Flint, Leslie (ca. 1911-1994)
Flint, Leslie (ca. 1911-1994)
Noted British medium who specialized in independent direct voice communications (i.e., voice phenomena purported to be from dead individuals that originate a little above the medium's head and to one side, without the use of his or her vocal cords). In some 35 years of mediumship, Leslie Flint was tested by a number of psychical researchers using electrical devices, but nothing of a fraudulent nature was discovered. William R. Bennett, professor of electrical engineering at Columbia University, New York, tested Flint in 1970 and stated, "My experience with Mr. Flint is first hand; I have heard the independent voices. Furthermore, modern investigation techniques not available in earlier tests corroborate…. that the voices are not his."
Bennett also discounted the possibility of accomplices. In a few instances Flint conveyed messages from living individuals who were either in a coma or deep sleep at the time. Flint, a dedicated Spiritualist, places emphasis on providing evidence of survival after death.
During the 1940s Flint had several private sittings with film star Mae West when she visited London. He also visited her in Hollywood during his short American tour in 1949. He retired from public séance work in 1976. The next year he was named "Spiritualist of the Year" by readers of the British newspaper Psychic News.
Flint, Leslie. Voices in the Dark. New York: Bobbs-Merrill, 1971.
"Flint, Leslie (ca. 1911-1994)." Encyclopedia of Occultism and Parapsychology. . Encyclopedia.com. (April 24, 2019). https://www.encyclopedia.com/science/encyclopedias-almanacs-transcripts-and-maps/flint-leslie-ca-1911-1994
"Flint, Leslie (ca. 1911-1994)." Encyclopedia of Occultism and Parapsychology. . Retrieved April 24, 2019 from Encyclopedia.com: https://www.encyclopedia.com/science/encyclopedias-almanacs-transcripts-and-maps/flint-leslie-ca-1911-1994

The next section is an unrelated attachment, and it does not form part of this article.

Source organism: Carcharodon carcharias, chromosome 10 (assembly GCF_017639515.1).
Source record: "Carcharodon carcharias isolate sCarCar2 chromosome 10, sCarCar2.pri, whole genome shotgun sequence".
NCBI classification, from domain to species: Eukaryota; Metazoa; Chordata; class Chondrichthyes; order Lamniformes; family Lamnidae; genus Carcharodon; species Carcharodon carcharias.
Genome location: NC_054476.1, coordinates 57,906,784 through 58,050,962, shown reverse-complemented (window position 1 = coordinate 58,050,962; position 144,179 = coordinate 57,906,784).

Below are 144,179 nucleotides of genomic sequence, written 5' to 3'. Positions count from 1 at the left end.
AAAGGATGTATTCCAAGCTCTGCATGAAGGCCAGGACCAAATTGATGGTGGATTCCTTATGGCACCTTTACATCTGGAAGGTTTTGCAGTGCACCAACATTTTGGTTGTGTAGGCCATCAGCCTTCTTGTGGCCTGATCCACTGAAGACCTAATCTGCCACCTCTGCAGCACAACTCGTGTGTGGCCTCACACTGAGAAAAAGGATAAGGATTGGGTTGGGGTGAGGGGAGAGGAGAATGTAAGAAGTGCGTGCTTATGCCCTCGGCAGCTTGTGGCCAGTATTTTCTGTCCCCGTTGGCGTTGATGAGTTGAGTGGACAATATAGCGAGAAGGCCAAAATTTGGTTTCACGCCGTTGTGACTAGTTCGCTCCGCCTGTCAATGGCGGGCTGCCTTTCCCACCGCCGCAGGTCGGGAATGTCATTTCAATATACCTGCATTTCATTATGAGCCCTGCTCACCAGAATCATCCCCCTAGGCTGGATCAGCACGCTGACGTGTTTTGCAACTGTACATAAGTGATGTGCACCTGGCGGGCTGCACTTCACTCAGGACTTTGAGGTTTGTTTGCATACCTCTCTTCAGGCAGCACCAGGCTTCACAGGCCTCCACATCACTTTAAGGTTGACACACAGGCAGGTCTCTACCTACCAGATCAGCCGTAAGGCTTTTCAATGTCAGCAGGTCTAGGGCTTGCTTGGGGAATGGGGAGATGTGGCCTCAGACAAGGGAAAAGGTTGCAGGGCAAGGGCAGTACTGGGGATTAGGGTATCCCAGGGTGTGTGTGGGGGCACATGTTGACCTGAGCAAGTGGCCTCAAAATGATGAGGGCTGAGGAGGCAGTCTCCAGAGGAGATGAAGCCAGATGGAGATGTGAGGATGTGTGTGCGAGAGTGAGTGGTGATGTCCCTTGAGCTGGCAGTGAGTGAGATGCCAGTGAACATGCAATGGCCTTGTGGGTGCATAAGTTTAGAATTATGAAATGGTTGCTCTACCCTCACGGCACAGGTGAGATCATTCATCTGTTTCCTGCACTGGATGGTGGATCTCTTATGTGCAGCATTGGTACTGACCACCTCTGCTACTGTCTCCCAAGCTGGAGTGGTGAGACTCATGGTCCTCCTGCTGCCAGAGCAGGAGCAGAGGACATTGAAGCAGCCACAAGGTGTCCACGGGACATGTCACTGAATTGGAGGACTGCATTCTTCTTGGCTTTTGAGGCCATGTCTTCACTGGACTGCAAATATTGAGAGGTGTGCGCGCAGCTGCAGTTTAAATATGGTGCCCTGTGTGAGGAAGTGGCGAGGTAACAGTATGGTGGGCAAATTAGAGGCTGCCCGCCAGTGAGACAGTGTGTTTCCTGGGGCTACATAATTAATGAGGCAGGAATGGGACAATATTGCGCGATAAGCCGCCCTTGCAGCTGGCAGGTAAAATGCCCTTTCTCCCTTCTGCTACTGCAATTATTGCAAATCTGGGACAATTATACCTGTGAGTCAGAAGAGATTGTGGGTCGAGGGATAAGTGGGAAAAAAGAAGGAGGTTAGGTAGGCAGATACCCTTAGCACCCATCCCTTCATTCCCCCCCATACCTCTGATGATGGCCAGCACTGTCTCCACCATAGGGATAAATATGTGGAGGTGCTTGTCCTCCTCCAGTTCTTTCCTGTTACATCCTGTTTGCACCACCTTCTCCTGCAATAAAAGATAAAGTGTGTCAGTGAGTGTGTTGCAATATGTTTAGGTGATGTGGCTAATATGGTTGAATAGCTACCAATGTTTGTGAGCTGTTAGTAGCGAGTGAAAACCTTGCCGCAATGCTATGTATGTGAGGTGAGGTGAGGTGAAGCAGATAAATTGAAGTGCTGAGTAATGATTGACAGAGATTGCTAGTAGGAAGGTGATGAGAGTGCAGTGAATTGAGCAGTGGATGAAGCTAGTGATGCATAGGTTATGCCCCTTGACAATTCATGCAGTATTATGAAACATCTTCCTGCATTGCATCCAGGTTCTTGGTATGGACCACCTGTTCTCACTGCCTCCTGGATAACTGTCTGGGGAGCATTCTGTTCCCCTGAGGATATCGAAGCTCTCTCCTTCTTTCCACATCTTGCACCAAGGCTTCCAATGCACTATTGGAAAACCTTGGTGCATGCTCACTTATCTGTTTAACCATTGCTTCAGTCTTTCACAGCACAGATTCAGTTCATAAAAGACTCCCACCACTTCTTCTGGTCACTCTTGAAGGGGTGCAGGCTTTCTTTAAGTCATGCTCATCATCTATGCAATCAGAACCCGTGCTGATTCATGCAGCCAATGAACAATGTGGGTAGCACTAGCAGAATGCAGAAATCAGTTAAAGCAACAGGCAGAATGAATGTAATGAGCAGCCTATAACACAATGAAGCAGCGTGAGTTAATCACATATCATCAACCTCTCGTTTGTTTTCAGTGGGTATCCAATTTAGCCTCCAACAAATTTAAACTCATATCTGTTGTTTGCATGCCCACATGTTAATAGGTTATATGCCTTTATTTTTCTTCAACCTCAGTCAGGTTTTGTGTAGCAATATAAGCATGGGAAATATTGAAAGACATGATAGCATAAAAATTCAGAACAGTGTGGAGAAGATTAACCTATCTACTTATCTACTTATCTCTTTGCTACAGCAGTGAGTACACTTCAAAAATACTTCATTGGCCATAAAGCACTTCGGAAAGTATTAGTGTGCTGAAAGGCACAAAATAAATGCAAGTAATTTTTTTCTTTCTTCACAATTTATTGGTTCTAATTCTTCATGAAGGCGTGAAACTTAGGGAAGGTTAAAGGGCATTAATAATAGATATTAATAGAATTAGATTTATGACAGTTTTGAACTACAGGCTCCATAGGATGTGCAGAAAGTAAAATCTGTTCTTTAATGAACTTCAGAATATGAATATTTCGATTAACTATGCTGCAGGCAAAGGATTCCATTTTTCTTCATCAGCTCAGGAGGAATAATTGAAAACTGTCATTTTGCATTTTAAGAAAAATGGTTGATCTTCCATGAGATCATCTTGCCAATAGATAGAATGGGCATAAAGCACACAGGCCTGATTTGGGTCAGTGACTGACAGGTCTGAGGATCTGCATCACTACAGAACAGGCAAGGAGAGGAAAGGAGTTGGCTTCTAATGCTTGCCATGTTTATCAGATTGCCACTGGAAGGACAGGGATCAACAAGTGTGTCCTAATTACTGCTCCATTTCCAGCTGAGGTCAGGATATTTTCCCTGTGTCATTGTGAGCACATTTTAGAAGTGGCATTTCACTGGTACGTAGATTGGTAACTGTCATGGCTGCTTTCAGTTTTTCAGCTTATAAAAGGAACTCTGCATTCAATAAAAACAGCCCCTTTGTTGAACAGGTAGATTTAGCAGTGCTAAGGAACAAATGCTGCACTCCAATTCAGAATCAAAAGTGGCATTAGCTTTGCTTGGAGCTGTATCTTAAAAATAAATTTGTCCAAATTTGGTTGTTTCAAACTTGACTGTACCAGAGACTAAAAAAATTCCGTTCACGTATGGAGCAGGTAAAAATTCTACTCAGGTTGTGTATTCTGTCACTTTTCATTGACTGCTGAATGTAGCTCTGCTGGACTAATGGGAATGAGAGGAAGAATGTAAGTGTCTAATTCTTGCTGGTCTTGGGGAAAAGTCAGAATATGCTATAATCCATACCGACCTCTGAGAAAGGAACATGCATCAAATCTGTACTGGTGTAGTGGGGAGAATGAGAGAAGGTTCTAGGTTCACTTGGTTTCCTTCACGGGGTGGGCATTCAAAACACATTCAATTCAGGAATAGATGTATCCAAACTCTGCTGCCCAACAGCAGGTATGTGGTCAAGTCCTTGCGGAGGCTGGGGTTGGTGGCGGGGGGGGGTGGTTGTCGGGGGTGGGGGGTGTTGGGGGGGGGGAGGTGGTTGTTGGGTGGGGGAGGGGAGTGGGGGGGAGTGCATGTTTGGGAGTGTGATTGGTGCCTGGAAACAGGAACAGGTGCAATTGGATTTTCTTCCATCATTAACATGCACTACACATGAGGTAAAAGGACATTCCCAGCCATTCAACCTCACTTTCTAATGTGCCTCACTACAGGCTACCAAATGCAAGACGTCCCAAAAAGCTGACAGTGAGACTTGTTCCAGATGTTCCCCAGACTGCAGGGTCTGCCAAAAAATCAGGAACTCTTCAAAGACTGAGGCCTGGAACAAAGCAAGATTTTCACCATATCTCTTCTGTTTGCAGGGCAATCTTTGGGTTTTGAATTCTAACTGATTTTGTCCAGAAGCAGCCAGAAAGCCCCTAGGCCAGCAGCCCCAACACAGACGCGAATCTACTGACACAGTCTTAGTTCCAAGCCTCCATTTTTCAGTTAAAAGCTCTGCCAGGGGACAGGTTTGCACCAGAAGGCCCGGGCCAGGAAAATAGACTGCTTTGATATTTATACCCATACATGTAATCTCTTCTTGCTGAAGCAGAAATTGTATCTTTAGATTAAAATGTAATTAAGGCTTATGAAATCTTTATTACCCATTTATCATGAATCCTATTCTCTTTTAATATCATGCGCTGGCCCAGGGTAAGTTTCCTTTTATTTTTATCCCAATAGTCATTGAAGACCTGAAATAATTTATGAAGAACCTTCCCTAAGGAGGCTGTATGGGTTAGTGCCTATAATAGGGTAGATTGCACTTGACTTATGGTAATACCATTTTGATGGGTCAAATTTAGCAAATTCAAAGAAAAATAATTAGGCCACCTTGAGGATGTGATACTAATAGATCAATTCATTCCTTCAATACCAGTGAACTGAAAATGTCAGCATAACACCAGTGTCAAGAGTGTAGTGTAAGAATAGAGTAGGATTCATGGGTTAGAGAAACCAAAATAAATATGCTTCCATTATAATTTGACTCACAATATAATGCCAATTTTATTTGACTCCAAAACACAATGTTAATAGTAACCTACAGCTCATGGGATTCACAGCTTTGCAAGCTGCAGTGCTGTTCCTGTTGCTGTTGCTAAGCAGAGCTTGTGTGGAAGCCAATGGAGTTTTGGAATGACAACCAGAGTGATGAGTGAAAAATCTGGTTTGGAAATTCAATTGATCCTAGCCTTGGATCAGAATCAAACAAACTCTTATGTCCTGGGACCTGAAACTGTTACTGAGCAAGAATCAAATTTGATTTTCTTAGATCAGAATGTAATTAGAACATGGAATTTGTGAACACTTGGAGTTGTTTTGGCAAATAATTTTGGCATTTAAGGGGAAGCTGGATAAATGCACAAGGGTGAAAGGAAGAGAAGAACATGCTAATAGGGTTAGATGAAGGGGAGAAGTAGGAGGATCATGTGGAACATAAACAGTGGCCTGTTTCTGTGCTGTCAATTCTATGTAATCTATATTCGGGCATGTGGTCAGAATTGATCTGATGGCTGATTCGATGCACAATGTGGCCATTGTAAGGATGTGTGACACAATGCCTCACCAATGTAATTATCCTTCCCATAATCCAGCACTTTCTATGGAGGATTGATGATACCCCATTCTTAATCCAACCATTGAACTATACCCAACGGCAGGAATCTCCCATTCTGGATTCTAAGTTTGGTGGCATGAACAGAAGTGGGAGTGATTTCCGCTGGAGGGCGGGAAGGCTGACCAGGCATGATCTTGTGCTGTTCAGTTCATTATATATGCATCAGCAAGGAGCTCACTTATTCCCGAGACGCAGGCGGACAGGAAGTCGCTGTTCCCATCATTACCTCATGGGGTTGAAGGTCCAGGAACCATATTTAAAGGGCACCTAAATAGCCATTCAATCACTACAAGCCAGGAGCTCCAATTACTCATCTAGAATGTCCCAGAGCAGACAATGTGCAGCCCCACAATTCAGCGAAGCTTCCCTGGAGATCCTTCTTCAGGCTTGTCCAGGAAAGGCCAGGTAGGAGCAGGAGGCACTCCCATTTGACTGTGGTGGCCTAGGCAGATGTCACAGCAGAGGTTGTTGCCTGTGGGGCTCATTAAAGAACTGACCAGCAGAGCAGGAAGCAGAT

Encyclopedia.com gives you the ability to cite reference entries and articles according to common styles from the Modern Language Association (MLA), The Chicago Manual of Style, and the American Psychological Association (APA).
Within the “Cite this article” tool, pick a style to see how all available information looks when formatted according to that style. Then, copy and paste the text into your bibliography or works cited list.
Because each style has its own formatting nuances that evolve over time and not all information is available for every reference entry or article, Encyclopedia.com cannot guarantee each citation it generates. Therefore, it’s best to use Encyclopedia.com citations as a starting point before checking the style against your school or publication’s requirements and the most-recent information available at these sites:
Modern Language Association
The Chicago Manual of Style
American Psychological Association
- Most online reference entries and articles do not have page numbers. Therefore, that information is unavailable for most Encyclopedia.com content. However, the date of retrieval is often important. Refer to each style’s convention regarding the best way to format page numbers and retrieval dates.
- In addition to the MLA, Chicago, and APA styles, your school, university, publication, or institution may have its own requirements for citations. Therefore, be sure to refer to those guidelines when editing your bibliography or works cited list.